Three weeks after he was arrested in a Tokyo airport, Carlos Ghosn will soon be officially charged. Bloomberg has learned from sources that Ghosn will appear in Japanese court as soon as Monday to be indicted on various financial charges. Japanese prosecutors have to either charge Ghosn or arrest him new charges if they don't want to release him.
Sources also tell Bloomberg that prosecutors are planning to bring new charges against Ghosn. While not public, sources believe it may relate to Ghosn under-reporting his income for the past three fiscal years.
The Tokyo prosecutors’ office declined to comment.
Meanwhile, Nissan is facing its own set of issues from Ghosn's arrest. The Nikkei Asian Review is reporting that prosecutors will file charges against the company for making false statements on securities reports. This is due to Ghosn and Greg Kelly, a former member of Nissan's board of directors for under-reporting salaries in five annual reports that go through the fiscal year that ended in March 2015. In Japan, a company can be held accountable for employees misstating financial information and not stopping it - hence why Nissan is getting charged.
A source told Automotive News that Nissan had been "preparing for the possibility of charges" since allegations against the two men came out last month.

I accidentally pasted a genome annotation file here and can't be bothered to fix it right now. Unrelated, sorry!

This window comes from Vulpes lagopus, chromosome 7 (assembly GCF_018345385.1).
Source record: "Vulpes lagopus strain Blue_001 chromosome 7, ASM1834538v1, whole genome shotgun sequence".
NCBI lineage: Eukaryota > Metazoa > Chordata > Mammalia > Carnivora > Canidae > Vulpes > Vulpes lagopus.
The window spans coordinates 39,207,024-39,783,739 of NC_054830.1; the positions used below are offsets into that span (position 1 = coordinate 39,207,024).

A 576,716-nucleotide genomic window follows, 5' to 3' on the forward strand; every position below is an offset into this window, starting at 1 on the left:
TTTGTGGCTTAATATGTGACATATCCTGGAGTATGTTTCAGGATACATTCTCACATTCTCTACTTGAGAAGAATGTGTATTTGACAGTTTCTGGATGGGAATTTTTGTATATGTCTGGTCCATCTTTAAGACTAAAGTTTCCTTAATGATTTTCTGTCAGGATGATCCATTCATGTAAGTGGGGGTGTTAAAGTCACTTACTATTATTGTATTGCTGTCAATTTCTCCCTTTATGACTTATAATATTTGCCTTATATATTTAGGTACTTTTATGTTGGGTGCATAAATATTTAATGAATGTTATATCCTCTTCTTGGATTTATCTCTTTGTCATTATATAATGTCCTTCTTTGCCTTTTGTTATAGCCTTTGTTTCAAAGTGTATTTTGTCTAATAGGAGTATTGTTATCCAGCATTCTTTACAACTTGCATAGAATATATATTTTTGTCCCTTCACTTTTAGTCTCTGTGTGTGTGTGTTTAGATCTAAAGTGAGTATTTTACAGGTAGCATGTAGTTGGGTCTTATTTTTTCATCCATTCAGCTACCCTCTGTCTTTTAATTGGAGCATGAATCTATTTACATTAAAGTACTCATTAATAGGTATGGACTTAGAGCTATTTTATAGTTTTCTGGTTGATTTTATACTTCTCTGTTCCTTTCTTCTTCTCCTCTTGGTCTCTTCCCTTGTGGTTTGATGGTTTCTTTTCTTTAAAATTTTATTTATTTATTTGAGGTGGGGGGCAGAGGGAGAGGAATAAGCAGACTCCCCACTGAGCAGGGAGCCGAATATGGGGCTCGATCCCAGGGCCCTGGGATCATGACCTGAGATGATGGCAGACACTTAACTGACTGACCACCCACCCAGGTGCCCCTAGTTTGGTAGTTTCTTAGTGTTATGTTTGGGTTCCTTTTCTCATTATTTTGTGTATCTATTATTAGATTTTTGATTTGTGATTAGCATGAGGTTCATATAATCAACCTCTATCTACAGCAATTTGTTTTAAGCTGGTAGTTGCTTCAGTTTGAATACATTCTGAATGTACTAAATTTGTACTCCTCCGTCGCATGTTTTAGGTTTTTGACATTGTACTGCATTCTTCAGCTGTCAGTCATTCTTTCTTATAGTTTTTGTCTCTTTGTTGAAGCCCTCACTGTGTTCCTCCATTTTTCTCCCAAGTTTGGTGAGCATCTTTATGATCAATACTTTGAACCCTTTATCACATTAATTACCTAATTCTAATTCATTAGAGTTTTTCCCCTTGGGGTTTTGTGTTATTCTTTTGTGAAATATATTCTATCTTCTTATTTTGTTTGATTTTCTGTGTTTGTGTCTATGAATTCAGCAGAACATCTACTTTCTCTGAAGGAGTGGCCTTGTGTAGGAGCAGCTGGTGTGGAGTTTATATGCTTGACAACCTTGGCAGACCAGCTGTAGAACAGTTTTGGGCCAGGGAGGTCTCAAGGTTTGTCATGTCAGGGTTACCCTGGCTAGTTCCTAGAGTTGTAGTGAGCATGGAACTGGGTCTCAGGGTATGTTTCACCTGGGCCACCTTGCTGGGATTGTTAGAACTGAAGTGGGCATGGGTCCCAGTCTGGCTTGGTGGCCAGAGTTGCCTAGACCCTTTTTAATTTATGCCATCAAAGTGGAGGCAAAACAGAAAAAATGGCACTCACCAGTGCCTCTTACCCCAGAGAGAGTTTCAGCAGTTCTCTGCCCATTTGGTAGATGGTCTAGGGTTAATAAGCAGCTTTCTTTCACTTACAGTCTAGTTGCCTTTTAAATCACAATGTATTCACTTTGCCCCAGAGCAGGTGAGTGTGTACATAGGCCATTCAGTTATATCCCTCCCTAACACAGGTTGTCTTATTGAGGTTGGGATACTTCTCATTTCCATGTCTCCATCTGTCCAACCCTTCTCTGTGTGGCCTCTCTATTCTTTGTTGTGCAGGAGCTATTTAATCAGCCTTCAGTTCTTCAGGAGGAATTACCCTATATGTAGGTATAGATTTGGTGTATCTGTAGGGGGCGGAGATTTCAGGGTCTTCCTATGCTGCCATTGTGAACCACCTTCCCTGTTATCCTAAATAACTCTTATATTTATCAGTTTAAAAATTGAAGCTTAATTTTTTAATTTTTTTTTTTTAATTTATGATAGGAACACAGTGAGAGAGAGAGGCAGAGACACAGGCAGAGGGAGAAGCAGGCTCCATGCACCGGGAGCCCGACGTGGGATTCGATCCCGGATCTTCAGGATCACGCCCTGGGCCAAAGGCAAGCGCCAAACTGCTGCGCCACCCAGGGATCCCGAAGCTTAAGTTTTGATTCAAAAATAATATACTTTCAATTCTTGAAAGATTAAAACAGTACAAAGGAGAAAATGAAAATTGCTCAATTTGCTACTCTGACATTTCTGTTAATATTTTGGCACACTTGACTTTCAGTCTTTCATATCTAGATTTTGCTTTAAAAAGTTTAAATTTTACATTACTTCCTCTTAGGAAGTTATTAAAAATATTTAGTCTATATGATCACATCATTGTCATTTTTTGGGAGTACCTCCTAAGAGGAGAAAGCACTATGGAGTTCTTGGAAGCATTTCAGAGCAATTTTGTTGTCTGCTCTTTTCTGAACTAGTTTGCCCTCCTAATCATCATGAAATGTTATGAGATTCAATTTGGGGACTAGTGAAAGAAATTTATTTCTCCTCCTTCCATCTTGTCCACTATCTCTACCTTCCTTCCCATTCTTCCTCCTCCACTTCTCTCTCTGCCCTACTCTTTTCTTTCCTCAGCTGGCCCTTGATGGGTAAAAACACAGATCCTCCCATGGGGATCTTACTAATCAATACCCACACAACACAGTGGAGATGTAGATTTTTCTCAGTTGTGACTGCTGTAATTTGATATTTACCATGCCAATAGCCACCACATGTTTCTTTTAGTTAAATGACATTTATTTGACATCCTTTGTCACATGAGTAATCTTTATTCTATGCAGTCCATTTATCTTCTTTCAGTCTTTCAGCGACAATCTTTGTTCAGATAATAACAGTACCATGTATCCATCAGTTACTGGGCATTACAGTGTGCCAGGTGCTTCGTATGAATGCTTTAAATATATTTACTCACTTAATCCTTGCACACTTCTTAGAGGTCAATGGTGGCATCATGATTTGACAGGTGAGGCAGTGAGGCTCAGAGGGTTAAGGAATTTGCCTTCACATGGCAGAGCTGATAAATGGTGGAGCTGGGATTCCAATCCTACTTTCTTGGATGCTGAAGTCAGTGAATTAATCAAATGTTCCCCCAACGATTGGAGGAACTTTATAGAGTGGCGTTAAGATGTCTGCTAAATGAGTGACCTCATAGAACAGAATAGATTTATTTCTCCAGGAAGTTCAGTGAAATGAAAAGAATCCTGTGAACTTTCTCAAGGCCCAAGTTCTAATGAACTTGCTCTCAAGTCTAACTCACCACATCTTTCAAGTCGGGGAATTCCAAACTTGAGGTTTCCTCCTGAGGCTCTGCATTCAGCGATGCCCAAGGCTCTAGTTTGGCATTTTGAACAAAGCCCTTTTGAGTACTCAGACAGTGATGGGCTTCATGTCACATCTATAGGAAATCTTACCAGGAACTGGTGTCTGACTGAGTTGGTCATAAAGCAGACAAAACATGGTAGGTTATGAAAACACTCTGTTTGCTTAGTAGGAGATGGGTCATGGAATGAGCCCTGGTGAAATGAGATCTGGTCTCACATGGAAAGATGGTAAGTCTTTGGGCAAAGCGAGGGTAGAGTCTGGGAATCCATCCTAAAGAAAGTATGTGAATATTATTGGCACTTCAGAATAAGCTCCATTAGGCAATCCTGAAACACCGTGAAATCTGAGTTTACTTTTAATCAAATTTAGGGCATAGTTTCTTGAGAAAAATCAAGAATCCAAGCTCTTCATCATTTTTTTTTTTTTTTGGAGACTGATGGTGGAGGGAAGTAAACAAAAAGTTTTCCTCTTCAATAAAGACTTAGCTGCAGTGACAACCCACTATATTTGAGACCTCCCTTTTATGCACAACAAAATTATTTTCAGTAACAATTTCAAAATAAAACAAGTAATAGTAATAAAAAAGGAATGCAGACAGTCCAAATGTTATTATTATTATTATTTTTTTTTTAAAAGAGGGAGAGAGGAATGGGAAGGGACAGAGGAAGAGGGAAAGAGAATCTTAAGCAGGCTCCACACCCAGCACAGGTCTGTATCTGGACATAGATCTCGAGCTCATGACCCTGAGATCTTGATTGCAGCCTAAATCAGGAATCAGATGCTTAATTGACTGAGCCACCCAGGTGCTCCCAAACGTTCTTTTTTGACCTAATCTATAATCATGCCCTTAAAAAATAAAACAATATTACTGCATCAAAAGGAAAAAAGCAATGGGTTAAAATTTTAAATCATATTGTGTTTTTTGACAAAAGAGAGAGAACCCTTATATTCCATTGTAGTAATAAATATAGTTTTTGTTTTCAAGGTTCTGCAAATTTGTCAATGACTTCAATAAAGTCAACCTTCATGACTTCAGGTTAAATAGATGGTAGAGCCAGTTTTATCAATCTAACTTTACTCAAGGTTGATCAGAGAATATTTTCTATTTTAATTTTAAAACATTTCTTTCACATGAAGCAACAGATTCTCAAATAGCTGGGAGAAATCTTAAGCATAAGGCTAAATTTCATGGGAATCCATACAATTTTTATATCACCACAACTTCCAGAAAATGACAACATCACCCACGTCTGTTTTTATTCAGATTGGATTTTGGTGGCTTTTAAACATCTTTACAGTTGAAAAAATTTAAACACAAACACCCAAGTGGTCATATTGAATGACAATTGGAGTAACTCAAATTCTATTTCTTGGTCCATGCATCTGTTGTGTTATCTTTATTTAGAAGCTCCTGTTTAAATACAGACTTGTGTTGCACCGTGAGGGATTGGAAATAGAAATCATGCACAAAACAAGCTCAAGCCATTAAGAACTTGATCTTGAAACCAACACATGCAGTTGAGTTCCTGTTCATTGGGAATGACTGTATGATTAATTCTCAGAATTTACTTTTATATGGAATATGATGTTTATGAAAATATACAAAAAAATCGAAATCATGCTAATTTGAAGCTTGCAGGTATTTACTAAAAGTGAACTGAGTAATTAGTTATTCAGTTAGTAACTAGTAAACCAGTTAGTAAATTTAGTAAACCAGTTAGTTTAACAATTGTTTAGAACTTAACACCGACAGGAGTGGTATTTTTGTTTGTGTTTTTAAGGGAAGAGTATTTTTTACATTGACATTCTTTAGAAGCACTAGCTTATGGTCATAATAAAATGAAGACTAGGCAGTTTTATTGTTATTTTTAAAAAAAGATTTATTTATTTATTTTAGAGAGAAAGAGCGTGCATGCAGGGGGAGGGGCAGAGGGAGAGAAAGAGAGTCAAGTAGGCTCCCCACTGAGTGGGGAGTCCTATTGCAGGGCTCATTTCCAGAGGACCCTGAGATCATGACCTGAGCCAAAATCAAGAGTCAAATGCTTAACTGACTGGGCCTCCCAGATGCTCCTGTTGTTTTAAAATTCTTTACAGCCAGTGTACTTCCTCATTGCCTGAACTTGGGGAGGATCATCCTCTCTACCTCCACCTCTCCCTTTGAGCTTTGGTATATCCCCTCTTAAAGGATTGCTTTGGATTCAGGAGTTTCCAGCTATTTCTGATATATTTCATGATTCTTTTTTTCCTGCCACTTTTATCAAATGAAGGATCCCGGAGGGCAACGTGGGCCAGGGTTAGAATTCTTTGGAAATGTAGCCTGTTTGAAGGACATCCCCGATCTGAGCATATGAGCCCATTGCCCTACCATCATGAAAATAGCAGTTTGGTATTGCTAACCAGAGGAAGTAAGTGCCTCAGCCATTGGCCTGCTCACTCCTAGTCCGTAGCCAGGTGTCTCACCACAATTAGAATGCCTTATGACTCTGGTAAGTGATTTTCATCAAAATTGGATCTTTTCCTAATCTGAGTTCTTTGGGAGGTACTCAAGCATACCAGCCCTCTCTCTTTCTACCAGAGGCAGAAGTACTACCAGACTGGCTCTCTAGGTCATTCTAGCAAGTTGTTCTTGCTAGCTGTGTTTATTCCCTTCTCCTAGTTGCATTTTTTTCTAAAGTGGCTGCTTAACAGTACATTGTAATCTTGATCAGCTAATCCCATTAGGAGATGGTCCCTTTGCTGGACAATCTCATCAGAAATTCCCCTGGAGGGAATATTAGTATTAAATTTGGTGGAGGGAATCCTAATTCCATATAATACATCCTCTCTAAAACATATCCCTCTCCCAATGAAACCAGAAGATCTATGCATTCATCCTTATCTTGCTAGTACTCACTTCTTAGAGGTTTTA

It appears that the relationship between Nissan and Renault is taking hit. Unlike Nissan and Mitsubishi which have outed Ghosn as chairman, Renault is keeping him as chairman and CEO for the time being. The French automaker has named an interim CEO and the duties of chairman are being performed by a director.
Why hasn't Renault followed Nissan and Mitsubishi? According to a Renault spokesman, Nissan hasn't provided evidence that the board has asked for in their internal probe. He declined to comment any further. Sources at the automaker give a clearer view. Executives at Renault are quite suspicious of Nissan’s motives with Ghosn. The French automaker has asked for proof from Nissan concerning the allegations against Ghosn. Nissan offered a presentation that summarized the evidence, but Renault passed, asking for the "presence of lawyers and the full report on the allegations."
Renault has good reason to be suspicious of Nissan considering the odd arrangement of their alliance. Renault is the largest shareholder in Nissan and has voting rights. But Nissan doesn't have any voting rights at Renault due in part to the French government being the lead shareholder. Nissan has been trying to balance this relationship, "but its demands have been stonewalled by Renault and the French state." It should also be noted that Ghosn had been pushing for a possible merger between the two - something Renault wanted but Nissan didn't.